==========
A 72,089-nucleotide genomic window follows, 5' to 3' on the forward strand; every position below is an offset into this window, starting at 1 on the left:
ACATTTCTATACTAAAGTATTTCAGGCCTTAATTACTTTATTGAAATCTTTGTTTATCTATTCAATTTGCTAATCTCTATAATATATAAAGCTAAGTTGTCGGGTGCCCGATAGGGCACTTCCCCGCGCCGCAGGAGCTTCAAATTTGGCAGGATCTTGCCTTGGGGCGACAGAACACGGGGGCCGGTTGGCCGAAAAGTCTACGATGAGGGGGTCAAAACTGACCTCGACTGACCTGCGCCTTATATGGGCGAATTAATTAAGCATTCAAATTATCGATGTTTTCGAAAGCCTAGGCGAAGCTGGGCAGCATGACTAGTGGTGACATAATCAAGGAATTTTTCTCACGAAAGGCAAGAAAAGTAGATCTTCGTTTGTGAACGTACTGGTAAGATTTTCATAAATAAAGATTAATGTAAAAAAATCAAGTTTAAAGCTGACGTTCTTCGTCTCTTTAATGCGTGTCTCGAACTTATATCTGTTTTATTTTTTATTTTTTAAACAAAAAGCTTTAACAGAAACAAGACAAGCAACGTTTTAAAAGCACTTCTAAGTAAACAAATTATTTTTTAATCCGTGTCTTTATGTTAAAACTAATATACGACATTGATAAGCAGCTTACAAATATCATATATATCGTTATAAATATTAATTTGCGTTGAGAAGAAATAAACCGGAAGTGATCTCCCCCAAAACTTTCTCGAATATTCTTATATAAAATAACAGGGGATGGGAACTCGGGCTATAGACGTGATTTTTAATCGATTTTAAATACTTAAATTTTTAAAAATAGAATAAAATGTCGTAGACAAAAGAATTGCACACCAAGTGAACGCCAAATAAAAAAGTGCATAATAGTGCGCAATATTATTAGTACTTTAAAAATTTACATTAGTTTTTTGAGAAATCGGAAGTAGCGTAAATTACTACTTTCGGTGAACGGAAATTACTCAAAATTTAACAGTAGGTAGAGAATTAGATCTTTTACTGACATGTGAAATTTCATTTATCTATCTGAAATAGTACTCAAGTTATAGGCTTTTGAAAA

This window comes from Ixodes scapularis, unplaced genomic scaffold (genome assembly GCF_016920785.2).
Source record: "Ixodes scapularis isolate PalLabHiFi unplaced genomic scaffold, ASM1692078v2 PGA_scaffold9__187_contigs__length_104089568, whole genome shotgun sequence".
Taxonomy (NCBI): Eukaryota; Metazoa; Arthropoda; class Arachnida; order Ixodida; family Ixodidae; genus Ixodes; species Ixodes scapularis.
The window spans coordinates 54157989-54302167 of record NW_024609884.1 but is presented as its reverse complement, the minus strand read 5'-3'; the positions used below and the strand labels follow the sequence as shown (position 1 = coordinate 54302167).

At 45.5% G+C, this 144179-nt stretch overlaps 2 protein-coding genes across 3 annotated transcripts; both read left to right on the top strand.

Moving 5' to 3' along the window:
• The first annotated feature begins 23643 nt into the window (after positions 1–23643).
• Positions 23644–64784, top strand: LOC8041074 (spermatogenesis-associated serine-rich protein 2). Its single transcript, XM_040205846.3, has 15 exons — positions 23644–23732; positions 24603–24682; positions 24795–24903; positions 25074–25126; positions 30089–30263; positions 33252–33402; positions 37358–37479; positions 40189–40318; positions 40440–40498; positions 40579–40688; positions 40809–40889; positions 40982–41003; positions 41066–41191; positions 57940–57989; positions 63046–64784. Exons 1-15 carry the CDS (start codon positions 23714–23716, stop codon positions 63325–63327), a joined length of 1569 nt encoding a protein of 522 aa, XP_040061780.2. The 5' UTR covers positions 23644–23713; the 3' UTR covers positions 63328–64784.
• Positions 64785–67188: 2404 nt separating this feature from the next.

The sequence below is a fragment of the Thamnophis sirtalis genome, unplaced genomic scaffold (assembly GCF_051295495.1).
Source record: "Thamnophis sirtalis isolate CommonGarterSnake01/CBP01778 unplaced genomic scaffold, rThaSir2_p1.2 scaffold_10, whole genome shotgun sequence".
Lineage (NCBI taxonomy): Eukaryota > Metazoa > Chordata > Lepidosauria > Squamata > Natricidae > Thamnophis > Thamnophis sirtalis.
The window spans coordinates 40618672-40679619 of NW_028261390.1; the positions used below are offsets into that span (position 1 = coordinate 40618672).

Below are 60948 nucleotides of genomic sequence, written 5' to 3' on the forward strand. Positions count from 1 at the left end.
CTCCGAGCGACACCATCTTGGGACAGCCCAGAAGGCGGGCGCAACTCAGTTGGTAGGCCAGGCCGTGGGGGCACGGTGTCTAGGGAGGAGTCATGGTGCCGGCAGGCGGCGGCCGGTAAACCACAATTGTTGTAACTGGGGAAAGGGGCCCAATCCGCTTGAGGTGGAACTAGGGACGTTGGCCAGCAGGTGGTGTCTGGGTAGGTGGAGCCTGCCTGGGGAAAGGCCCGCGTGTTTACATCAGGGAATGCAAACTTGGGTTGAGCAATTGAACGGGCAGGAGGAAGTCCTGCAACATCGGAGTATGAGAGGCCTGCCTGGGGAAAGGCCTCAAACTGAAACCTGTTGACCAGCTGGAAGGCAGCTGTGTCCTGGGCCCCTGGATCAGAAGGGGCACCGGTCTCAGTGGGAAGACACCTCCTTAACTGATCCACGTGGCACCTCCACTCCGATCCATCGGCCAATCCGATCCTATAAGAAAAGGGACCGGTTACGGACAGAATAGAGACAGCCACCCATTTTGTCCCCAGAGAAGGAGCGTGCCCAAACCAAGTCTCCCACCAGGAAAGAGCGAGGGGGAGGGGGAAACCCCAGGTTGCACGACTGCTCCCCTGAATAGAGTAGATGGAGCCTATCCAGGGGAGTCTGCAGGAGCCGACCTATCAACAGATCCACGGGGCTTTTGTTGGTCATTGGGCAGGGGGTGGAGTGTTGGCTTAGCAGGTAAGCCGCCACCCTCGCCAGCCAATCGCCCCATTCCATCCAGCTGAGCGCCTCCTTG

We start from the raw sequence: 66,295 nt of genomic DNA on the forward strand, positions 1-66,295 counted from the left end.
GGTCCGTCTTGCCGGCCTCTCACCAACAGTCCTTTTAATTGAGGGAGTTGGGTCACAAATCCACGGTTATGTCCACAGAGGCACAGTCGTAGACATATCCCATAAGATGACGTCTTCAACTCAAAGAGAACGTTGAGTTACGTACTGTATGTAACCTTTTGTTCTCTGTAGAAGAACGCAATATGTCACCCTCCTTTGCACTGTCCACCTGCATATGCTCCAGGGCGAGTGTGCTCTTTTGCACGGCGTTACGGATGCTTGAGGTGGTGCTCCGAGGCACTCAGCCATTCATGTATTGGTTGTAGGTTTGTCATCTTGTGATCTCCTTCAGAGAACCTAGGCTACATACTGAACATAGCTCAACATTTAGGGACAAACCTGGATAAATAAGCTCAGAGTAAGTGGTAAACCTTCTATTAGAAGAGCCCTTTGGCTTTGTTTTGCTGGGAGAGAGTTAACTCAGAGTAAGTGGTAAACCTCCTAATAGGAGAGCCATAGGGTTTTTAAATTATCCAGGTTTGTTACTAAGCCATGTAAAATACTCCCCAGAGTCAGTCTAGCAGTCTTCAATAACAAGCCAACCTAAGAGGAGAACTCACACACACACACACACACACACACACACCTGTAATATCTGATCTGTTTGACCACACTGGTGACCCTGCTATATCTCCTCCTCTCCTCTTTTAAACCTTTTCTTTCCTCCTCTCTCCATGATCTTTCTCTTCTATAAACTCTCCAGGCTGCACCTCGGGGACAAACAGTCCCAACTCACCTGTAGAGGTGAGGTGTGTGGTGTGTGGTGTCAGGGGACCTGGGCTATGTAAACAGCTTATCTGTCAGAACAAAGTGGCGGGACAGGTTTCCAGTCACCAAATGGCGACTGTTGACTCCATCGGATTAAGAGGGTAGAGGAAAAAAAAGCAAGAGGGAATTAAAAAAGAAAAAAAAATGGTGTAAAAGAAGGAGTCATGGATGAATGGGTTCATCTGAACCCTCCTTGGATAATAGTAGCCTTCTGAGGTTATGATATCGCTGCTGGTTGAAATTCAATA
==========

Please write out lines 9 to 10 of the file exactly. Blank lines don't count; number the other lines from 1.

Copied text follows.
• The first annotated feature begins 23643 nt into the window (after positions 1–23643).
• Positions 23644–64784, top strand: LOC8041074 (spermatogenesis-associated serine-rich protein 2). Its single transcript, XM_040205846.3, has 15 exons — positions 23644–23732; positions 24603–24682; positions 24795–24903; positions 25074–25126; positions 30089–30263; positions 33252–33402; positions 37358–37479; positions 40189–40318; positions 40440–40498; positions 40579–40688; positions 40809–40889; positions 40982–41003; positions 41066–41191; positions 57940–57989; positions 63046–64784. Exons 1-15 carry the CDS (start codon positions 23714–23716, stop codon positions 63325–63327), a joined length of 1569 nt encoding a protein of 522 aa, XP_040061780.2. The 5' UTR covers positions 23644–23713; the 3' UTR covers positions 63328–64784.